N. Korea just threatened to kill S. Korea’s ex-president & any of its critics anywhere

Here at OFK, we collect small bits of North Korea trivia, such as the fact that President Bush removed North Korea from the list of state sponsors of terrorism on October 11, 2008, and the related fact that the State Department’s official position is that North Korea has not sponsored acts of terrorism since 1987.

Discuss among yourselves.

In other news, the official North Korean “news ” agency, KCNA, has just published a call by the North Korean government for the extradition of former South Korean President Park Geun-Hye and the former head of South Korea’s National Intelligence Service to Pyongyang, where it has been decided, in absentia, that they are to receive “capital punishment” over an alleged plot to assassinate Kim Jong-Un.

1. We declare at home and abroad that we will impose death penalty on traitor Park Geun Hye and ex-Director of the puppet Intelligence Service Ri Pyong Ho and their groups, criminals of hideous state-sponsored terrorism who hatched and pressed for the heinous plot to hurt the supreme leadership of the DPRK.

Further on, I’ll examine how North Korea defines terrorism, but it may be helpful to begin with a more rigorous and predictable definition. For an act to be terrorism under U.S. law, it must —

  1. be unlawful under the laws of the place where it is committed;
  2. involve a violent act; an act dangerous to human life, property, or infrastructure; or a threat of such an act;
  3. be perpetrated by a subnational group or clandestine agent;
  4. be directed against a noncombatant target; and
  5. appear to be intended to intimidate or coerce a civilian population, to influence the policy of a government by intimidation or coercion, or to affect the conduct of a government.

Although this definition is based on American law and precedent, most civilized nations define the term in similar ways. (Good luck finding an internationally agreed definition of terrorism, for reasons that should be obvious.) Also, that Ms. Park has been found guilty and sentenced to death in absentia without so much as prior notice of a trial might raise a procedural concern or two for the extradition hearing.

Just as I predicted, as Pyongyang perfects its nuclear capability, it is growing more aggressive and more extraterritorial with its threats (in this case, through the use of journo-terrorism).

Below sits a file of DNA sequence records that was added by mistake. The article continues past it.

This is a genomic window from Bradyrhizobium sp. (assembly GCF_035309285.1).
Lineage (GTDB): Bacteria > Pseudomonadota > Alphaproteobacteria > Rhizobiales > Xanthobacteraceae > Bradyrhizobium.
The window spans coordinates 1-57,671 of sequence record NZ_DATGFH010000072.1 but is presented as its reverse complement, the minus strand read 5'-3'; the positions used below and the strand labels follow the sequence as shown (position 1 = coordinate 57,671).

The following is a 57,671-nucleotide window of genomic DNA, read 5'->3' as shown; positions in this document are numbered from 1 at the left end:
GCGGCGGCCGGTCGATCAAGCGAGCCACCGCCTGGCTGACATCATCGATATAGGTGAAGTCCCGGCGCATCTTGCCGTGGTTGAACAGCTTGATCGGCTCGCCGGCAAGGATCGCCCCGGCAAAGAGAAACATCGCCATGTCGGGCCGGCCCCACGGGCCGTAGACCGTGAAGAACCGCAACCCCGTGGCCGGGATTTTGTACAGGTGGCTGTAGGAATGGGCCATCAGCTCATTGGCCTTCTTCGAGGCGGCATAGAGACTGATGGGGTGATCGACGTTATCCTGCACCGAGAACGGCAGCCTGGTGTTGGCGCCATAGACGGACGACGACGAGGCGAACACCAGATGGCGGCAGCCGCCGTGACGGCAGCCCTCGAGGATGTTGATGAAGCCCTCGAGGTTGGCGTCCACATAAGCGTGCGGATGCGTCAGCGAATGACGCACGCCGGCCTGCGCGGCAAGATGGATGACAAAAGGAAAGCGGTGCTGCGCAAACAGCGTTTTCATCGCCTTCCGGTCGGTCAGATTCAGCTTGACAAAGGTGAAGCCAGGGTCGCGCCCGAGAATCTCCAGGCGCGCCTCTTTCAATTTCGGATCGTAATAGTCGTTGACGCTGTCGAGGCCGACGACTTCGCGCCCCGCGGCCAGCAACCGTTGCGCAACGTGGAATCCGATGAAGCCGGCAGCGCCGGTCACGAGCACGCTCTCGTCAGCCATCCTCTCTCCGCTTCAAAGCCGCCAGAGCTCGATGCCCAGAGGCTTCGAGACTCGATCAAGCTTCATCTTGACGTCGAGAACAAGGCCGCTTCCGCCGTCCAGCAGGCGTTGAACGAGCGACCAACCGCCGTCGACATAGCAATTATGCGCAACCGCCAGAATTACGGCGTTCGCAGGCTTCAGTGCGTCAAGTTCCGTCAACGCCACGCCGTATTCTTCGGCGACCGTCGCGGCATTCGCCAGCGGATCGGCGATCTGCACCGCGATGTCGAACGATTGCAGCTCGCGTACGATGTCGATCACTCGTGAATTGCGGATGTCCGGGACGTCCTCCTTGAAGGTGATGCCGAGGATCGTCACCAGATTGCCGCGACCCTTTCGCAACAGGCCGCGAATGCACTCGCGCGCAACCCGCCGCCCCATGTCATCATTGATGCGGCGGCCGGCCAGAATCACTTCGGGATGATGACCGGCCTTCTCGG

IS men, to say nothing of Park Geun Hye and Ri Pyong Ho group, can never make any appeal even though they meet miserable dog’s death any time, at any place and by whatever methods from this moment.

The south Korean authorities should hand Park Geun Hye and Ri Pyong Ho group, organizers of the hideous international terrorist crimes, over to the DPRK without delay under international convention and laws and regulations.

The south Korean authorities have to judge themselves what adverse effect their act of shunning this crucial demand related to the dignity of the supreme leadership of the DPRK will have on the future north-south relations.

But KCNA does not stop here. It also threatens to “ferret out” Park and Ri “wherever they might be on the earth” and “mercillessly cut their dirty bodies to pieces.” 

The supreme leadership of the DPRK is a symbol of the dignity and might of the DPRK and it represents the life and destiny of the army and people of the DPRK.

It is the resolute will of our army and people regarding it as their life to safeguard the headquarters of the revolution to ferret out those keen on hurting the security of the DPRK supreme leadership wherever they might be on the earth and mercilessly cut their dirty bodies to pieces.

Clearly stipulated in the DPRK Criminal Code is that all those who organized, took part or pursued state-sponsored terrorism targeting the supreme leadership of the DPRK are subject to criminal prosecution irrespective of nationality and that no statute of limitations is applicable to such crime.

Just to be clear, then, Pyongyang is threatening to send its agents to South Korea to murder and dismember the former president of the Republic of Korea. And as you know by now, because you’ve stopped to read the links with which I’ve laboriously braced this argument, North Korea has sent assassins to commit murders in the South before. They’ve been caught and pled guilty in South Korean courts.

We officially declare that if the U.S. and the south Korean puppet forces again attempt at state-sponsored terrorism against the supreme leadership of the DPRK, we will track down those who organized, took part in and pursued the plot and carry out the summary execution of them without advance notice under wartime law.